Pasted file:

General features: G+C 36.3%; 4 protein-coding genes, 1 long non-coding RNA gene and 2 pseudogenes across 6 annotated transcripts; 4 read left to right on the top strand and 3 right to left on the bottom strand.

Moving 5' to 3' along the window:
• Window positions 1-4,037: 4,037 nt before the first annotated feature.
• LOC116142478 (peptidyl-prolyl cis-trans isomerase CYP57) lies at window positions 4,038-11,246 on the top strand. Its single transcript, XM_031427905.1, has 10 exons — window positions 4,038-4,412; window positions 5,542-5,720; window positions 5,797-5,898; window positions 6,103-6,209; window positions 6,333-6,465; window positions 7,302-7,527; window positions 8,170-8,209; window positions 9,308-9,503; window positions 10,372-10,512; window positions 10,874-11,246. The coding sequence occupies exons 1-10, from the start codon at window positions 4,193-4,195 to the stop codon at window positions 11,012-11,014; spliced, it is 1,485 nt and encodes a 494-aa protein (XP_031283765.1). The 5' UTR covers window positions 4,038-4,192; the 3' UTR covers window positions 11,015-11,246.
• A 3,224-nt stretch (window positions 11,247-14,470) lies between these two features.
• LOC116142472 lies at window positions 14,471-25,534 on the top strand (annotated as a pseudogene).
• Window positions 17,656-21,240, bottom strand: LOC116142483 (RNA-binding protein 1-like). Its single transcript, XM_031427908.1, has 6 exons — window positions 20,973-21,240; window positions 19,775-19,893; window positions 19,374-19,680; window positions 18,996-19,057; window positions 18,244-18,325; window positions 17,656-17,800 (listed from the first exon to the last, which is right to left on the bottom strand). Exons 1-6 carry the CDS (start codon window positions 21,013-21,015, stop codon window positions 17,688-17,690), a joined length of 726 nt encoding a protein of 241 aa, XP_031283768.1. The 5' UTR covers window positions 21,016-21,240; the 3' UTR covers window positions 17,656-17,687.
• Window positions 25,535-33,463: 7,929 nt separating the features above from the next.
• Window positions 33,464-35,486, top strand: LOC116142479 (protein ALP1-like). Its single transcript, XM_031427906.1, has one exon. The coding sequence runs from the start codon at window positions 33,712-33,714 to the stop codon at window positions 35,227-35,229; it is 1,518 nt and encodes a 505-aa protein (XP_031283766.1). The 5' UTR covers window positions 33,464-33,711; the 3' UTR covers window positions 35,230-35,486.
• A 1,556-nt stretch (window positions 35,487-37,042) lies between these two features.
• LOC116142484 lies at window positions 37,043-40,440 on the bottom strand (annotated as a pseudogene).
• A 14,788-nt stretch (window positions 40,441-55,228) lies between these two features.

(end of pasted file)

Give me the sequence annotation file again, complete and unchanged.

General features: G+C 36.3%; 4 protein-coding genes, 1 long non-coding RNA gene and 2 pseudogenes across 6 annotated transcripts; 4 read left to right on the top strand and 3 right to left on the bottom strand.

Moving 5' to 3' along the window:
• Window positions 1-4,037: 4,037 nt before the first annotated feature.
• LOC116142478 (peptidyl-prolyl cis-trans isomerase CYP57) lies at window positions 4,038-11,246 on the top strand. Its single transcript, XM_031427905.1, has 10 exons — window positions 4,038-4,412; window positions 5,542-5,720; window positions 5,797-5,898; window positions 6,103-6,209; window positions 6,333-6,465; window positions 7,302-7,527; window positions 8,170-8,209; window positions 9,308-9,503; window positions 10,372-10,512; window positions 10,874-11,246. The coding sequence occupies exons 1-10, from the start codon at window positions 4,193-4,195 to the stop codon at window positions 11,012-11,014; spliced, it is 1,485 nt and encodes a 494-aa protein (XP_031283765.1). The 5' UTR covers window positions 4,038-4,192; the 3' UTR covers window positions 11,015-11,246.
• A 3,224-nt stretch (window positions 11,247-14,470) lies between these two features.
• LOC116142472 lies at window positions 14,471-25,534 on the top strand (annotated as a pseudogene).
• Window positions 17,656-21,240, bottom strand: LOC116142483 (RNA-binding protein 1-like). Its single transcript, XM_031427908.1, has 6 exons — window positions 20,973-21,240; window positions 19,775-19,893; window positions 19,374-19,680; window positions 18,996-19,057; window positions 18,244-18,325; window positions 17,656-17,800 (listed from the first exon to the last, which is right to left on the bottom strand). Exons 1-6 carry the CDS (start codon window positions 21,013-21,015, stop codon window positions 17,688-17,690), a joined length of 726 nt encoding a protein of 241 aa, XP_031283768.1. The 5' UTR covers window positions 21,016-21,240; the 3' UTR covers window positions 17,656-17,687.
• Window positions 25,535-33,463: 7,929 nt separating the features above from the next.
• Window positions 33,464-35,486, top strand: LOC116142479 (protein ALP1-like). Its single transcript, XM_031427906.1, has one exon. The coding sequence runs from the start codon at window positions 33,712-33,714 to the stop codon at window positions 35,227-35,229; it is 1,518 nt and encodes a 505-aa protein (XP_031283766.1). The 5' UTR covers window positions 33,464-33,711; the 3' UTR covers window positions 35,230-35,486.
• A 1,556-nt stretch (window positions 35,487-37,042) lies between these two features.
• LOC116142484 lies at window positions 37,043-40,440 on the bottom strand (annotated as a pseudogene).
• A 14,788-nt stretch (window positions 40,441-55,228) lies between these two features.